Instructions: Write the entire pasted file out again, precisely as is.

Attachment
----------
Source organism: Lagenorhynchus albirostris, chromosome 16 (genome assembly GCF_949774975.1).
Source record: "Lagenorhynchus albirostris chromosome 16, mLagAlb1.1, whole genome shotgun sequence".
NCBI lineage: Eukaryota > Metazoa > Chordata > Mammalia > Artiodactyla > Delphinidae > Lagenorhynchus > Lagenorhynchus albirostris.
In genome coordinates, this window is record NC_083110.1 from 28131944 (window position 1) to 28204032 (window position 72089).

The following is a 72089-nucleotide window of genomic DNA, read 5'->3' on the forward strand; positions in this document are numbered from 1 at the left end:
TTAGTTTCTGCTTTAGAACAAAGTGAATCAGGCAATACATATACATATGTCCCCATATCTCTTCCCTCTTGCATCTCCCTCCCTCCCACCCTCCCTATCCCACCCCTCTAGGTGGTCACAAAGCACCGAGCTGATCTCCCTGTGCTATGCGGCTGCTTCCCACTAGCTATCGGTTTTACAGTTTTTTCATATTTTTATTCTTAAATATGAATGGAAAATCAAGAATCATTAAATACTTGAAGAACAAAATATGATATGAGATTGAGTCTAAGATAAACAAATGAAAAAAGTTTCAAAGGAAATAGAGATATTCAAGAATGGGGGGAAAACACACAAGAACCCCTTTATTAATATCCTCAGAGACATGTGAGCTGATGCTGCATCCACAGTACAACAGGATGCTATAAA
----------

Source organism: Lagenorhynchus albirostris, chromosome 16 (genome assembly GCF_949774975.1).
Source record: "Lagenorhynchus albirostris chromosome 16, mLagAlb1.1, whole genome shotgun sequence".
NCBI lineage: Eukaryota > Metazoa > Chordata > Mammalia > Artiodactyla > Delphinidae > Lagenorhynchus > Lagenorhynchus albirostris.
In genome coordinates, this window is record NC_083110.1 from 28131944 (window position 1) to 28204032 (window position 72089).

The following is a 72089-nucleotide window of genomic DNA, read 5'->3' on the forward strand; positions in this document are numbered from 1 at the left end:
TTAGTTTCTGCTTTAGAACAAAGTGAATCAGGCAATACATATACATATGTCCCCATATCTCTTCCCTCTTGCATCTCCCTCCCTCCCACCCTCCCTATCCCACCCCTCTAGGTGGTCACAAAGCACCGAGCTGATCTCCCTGTGCTATGCGGCTGCTTCCCACTAGCTATCGGTTTTACAGTTTTTTCATATTTTTATTCTTAAATATGAATGGAAAATCAAGAATCATTAAATACTTGAAGAACAAAATATGATATGAGATTGAGTCTAAGATAAACAAATGAAAAAAGTTTCAAAGGAAATAGAGATATTCAAGAATGGGGGGAAAACACACAAGAACCCCTTTATTAATATCCTCAGAGACATGTGAGCTGATGCTGCATCCACAGTACAACAGGATGCTATAAA